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What is ‘false autumn’? Scientists explain nature’s survival mode

Much of the UK is experiencing 'false autumn' in response to record-breaking heatwaves and drought.

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The golden and red colours of autumn have arrived months early in the English countryside – and wildlife experts are sounding the alarm about the unseasonal changes to the landscape.

Much of the UK is experiencing a “false autumn” as parts of nature go into survival mode in response to record-breaking heatwaves and drought.

The lack of rain is putting trees under stress and they are shedding their leaves as much as three months earlier than normal to save water and energy.

Droughts leading to crop failure and wildfires

Signs of a false autumn have been reported across the UK, but could also be seen in other parts of the world because of severe and widespread droughts.

In Europe, the droughts could be the worst for 500 years, and are leading to crop failure and wildfires, according to the European Commission.

Is ‘nature’s timing’ off?

The Commission says 64% of the European Union (EU) is facing drought warnings or alerts. China is also seeing its worst drought in decades, the Financial Times reports.

In the UK, Steve Hussey, of the Devon Wildlife Trust, told The Times: “The most obvious thing that we are seeing is some trees have to shut up shop effectively and close early… if nature’s timing is out, then that’s a real problem”.

The sound of dried leaves crackling beneath your feet before the end of Britain’s school summer holidays is unsettling, and a worrying symptom of the climate crisis.

The UK Met Office’s Chief Scientist Professor Stephen Belcher says without human activity affecting the climate, the 40°C temperatures seen this summer would be “virtually impossible” in the UK.

The drought resulting from these record temperatures has caused the false autumn, says Fritha West of the Woodland Trust: “In dry weather, the sugars in leaves become more concentrated and the leaves produce more anthocyanin (red and pink colour pigments)”.

That change in pigmentation turns leaves into their characteristic autumn colours. The trees then discard them to preserve moisture in their branches and trunks.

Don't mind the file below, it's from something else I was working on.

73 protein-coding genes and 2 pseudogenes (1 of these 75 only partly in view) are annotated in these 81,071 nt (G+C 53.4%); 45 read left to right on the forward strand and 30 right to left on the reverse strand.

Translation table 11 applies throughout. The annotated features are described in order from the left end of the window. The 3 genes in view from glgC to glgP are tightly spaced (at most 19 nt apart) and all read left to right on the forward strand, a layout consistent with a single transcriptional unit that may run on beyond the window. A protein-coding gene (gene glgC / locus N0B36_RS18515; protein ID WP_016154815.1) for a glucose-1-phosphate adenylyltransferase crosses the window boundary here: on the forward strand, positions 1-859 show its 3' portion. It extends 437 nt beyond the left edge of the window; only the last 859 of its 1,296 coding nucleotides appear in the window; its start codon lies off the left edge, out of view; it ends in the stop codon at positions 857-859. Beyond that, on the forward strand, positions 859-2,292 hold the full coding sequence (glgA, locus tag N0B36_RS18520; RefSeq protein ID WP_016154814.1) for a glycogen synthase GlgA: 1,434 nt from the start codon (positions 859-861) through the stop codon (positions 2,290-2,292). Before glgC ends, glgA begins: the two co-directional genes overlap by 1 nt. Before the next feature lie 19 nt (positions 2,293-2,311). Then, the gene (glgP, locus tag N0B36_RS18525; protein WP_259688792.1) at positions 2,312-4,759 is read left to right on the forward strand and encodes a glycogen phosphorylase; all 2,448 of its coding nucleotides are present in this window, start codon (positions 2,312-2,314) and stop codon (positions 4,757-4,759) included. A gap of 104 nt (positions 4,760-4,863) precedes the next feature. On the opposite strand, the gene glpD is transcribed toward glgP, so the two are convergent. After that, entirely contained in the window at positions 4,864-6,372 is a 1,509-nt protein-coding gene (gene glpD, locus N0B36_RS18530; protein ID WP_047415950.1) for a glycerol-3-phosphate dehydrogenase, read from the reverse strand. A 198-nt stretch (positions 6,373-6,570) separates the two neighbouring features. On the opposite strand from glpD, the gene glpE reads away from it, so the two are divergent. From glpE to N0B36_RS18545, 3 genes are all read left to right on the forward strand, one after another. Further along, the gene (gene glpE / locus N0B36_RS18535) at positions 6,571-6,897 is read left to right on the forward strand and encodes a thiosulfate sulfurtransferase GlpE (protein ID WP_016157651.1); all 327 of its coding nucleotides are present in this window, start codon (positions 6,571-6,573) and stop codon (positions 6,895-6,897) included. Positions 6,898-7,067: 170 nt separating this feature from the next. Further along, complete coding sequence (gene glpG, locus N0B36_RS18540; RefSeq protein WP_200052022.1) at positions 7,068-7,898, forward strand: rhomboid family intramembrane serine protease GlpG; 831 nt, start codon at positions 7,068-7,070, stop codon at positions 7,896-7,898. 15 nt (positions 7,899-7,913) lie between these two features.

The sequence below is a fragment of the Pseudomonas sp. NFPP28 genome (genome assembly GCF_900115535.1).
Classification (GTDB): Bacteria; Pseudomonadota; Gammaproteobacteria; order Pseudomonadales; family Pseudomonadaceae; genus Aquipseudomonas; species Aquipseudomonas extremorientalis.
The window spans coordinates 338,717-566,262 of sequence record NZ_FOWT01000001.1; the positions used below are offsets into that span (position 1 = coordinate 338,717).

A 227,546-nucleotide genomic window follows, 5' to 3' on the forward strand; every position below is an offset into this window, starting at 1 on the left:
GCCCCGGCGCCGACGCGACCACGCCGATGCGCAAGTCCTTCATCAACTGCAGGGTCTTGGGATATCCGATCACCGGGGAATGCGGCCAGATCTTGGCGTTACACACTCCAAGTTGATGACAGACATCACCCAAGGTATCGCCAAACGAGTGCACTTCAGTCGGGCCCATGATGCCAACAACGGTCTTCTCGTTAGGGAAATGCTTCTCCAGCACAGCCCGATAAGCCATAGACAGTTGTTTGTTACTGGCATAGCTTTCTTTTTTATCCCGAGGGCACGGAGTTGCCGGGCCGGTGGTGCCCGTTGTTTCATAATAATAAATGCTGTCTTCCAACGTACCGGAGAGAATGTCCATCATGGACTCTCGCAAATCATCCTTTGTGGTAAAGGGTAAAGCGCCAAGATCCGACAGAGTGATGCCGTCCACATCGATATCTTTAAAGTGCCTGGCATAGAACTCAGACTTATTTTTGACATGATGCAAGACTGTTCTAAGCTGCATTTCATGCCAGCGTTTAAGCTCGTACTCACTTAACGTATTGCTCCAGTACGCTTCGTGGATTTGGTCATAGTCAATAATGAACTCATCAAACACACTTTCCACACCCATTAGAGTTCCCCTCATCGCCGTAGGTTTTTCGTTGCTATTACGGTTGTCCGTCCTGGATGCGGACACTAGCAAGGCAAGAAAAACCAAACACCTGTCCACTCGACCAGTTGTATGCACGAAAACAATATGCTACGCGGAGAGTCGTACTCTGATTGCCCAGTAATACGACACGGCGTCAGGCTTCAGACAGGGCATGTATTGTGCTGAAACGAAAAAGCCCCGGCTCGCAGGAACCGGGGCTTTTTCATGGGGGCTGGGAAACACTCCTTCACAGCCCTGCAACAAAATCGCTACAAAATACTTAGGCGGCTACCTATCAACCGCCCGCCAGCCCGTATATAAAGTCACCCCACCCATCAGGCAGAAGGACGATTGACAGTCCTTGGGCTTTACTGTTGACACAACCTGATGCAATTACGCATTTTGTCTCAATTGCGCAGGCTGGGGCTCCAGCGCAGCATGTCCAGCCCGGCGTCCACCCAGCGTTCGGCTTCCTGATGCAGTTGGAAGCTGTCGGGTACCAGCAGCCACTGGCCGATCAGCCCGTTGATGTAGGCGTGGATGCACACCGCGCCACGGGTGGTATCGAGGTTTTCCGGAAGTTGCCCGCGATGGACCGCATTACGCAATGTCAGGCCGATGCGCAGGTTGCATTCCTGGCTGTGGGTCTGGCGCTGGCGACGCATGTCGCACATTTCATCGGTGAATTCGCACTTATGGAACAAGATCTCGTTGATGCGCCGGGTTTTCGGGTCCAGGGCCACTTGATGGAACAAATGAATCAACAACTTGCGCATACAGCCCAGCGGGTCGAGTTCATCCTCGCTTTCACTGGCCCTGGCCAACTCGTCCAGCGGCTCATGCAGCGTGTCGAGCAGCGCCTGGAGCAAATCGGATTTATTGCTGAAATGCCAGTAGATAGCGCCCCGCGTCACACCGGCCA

Younger trees may not recover

Well-established trees have extensive networks of roots which should allow them to survive the parched conditions that have caused the false autumn.

But younger trees and those planted in poor quality soil near roads might never recover, Leigh Hunt, senior horticultural advisor at the Royal Horticultural Society told the BBC.

Hunt says there is a “critical point” when a tree can’t replace the water it has lost, and it will simply dry up and die.

Fruit and berries ripen months earlier

The Woodland Trust says the false autumn isn’t the only way climate change is throwing “the cycles of nature off-kilter” in 2022.

The organization says fruit and berries may be smaller and fall months earlier than usual because plants need to preserve scarce water during droughts. The Trust received reports of ripe blackberries on 28 June this year – one of the earliest dates on record.

Fruit ripening so early in the summer means it won’t be available later in the year. That’s a disaster for animals like bank voles and blackbirds who depend on it to build up their energy reserves for winter, the Woodland Trust says.

Global efforts to restore and plant trees

Wildlife experts are urging people to leave a regular supply of water in their gardens to help birds and animals like hedgehogs and badgers cope with the false autumn.

Trees are getting help too. Scientists are using “fog collectors” to provide them with water in Portugal and in Spain’s Canary Islands, reports The Guardian.

The collectors are sheets of plastic mesh which take moisture from the air. They were developed as part of the Life Nieblas scheme to tackle degraded landscape.

Other work is underway as part of the World Economic Forum’s initiative. The project mobilizes the private sector to support ‘ecopreneurialism’ and global efforts to conserve, restore and grow a trillion trees by 2030.

Also read: Byton, BYD, SAIC, Nio, XPeng—China’s electric car industry is locking horns with US’ Tesla


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